Global environmental challenges
Rainy Taiwan faces awkward water shortage
Chronically rainy Taiwan faces a rare water shortage as leaders ask that people on the dense, consumption-happy island of 23 million finally start changing habits as dry weather is forecast into early 2010.
Taiwan, a west Pacific island covered with rainforests and topical fruit orchards, is used to rain in all seasons, bringing as much as 3,800 mm (150 inches) on average in the first 10 months of every year. But reservoirs have slipped in 2009 due to a chain of regional weather pattern flukes giving Taiwan too much dry high pressure while other parts of Asia get more storms than normal, the Central Weather Bureau says.
Deadly typhoon Morakot in August brought more than half the year’s rain to much of south Taiwan, washing away drought fears as well as a lot of other things. But the three-day storm dumped too much rain at once for much storage or use. Despite the typhoon, southern Taiwan’s anchor city Kaohsiung was 20 mm below average in the first 10 months of 2009, with the typhoon’s contribution about half the 1,747 mm total. Below-average rainfall resumed after the typhoon, the weather bureau said, and the same is forecast through February.
Some reservoirs in south and central Taiwan have hit water-rationing levels, a senior climate researcher told the United Daily News , adding that “southerners had better not go home for the Chinese New Year” in February.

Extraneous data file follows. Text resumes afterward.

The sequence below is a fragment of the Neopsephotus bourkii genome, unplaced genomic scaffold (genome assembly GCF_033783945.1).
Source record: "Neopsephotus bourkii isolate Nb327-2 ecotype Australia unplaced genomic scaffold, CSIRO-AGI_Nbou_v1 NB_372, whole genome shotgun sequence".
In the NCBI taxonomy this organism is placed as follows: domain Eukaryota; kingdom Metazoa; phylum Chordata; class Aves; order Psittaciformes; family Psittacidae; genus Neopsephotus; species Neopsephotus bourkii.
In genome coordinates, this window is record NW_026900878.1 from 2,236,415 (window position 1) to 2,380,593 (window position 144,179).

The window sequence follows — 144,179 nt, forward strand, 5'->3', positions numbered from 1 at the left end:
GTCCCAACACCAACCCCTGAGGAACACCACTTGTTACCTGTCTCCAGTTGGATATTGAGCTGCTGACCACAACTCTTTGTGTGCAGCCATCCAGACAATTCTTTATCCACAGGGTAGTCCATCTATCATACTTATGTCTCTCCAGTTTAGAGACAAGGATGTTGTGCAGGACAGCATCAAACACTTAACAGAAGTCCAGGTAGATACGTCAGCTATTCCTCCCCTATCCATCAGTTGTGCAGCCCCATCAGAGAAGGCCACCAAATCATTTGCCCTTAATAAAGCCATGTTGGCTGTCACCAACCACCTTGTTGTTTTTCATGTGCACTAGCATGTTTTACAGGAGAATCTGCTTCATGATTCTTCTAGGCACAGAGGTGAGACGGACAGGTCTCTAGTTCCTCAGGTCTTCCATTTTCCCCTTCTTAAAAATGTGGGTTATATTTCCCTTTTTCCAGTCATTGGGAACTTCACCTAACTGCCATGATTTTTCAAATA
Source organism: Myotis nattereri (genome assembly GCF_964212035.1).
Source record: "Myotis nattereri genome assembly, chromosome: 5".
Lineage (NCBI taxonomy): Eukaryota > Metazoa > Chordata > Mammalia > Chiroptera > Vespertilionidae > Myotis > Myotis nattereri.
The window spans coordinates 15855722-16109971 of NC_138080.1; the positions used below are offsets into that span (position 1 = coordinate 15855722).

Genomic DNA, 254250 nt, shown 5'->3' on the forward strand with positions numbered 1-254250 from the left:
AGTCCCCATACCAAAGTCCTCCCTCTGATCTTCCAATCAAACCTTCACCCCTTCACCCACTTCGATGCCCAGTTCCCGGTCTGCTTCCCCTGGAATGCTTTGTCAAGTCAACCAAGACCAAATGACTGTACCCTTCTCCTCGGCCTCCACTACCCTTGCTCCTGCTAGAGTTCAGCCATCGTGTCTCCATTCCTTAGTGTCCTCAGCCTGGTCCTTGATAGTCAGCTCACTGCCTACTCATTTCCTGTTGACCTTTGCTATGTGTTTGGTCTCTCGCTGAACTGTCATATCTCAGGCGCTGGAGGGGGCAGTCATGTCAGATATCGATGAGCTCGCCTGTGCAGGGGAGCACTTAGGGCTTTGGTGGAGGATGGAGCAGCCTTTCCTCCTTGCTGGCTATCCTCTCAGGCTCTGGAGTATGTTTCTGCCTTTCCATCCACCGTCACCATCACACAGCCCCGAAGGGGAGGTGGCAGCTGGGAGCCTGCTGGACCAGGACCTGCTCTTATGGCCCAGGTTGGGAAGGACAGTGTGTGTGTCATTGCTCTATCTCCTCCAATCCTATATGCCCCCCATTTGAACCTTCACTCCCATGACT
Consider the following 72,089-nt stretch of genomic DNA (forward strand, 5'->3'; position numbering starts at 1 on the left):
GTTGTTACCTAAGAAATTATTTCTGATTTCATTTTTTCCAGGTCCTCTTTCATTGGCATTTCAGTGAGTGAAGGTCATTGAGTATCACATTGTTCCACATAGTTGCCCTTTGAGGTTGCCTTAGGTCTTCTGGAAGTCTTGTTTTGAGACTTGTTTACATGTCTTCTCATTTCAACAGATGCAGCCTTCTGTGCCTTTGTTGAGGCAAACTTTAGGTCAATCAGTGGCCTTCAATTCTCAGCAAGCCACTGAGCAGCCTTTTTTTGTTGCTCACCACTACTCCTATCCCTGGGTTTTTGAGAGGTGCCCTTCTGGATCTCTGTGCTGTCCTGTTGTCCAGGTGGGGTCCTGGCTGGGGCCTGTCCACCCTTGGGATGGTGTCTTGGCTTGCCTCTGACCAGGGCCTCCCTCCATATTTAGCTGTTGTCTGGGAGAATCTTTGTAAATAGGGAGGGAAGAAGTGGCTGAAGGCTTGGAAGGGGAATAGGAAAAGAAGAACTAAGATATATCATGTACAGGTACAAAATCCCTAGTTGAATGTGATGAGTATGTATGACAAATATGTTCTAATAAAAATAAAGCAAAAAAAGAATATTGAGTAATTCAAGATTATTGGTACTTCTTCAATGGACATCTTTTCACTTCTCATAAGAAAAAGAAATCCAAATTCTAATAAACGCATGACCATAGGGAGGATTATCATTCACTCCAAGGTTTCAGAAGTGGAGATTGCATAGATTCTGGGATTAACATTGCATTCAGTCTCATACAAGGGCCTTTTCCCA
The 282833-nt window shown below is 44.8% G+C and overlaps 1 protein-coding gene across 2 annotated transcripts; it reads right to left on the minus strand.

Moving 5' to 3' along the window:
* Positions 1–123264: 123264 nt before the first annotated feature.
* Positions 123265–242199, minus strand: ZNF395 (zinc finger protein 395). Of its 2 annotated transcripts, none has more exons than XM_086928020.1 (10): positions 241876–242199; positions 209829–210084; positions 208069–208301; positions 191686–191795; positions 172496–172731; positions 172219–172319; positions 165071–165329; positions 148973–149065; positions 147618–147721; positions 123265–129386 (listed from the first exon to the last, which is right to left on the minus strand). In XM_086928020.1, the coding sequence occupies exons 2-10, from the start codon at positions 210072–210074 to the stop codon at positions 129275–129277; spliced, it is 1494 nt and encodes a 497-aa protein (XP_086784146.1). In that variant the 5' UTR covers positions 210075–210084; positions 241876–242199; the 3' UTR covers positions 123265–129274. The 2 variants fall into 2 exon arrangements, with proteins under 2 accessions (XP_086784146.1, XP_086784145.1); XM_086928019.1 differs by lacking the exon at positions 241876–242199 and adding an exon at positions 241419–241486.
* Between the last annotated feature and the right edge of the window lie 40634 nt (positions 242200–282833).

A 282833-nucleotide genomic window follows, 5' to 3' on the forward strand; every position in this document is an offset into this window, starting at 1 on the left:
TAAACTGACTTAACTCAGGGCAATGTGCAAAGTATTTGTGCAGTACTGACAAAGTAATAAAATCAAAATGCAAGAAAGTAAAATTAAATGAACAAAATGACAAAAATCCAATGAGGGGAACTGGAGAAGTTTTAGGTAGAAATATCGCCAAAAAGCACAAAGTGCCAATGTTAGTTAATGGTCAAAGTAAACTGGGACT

Authorities in Taiwan won’t say when they might ration water or how long Taiwan can get by without more rain. For now they are trying to wash off the spectre of rations by asking ordinary people to make awkward, expensive lifestyle changes. One: Reuse water used for baths or laundry to wash floors. Two: Install low-flush toilets, low-flow faucets and low-usage washing machines. The island’s Water Resources Agency aims to reduce today’s average per capita water use of 274 litres per day down to 250, said drought prevention director Wang Yi-feng. “We also hope they change and correct their use of water,” Wang said. “To reuse water can save a lot.”
Consumers are likely to consider low-flush, low-flow appliances only when buying new homes or remodeling them, being in a mood already to spend money on updates, said a volunteer surnamed Tsui with the Consumers’ Foundation, Chinese Taipei. “But if you’ve got older equipment, then maybe not. The cost would be unknown.”
((Photos: Low water levels in Taiwanese reservoirs – courtesy of Government water resources agency))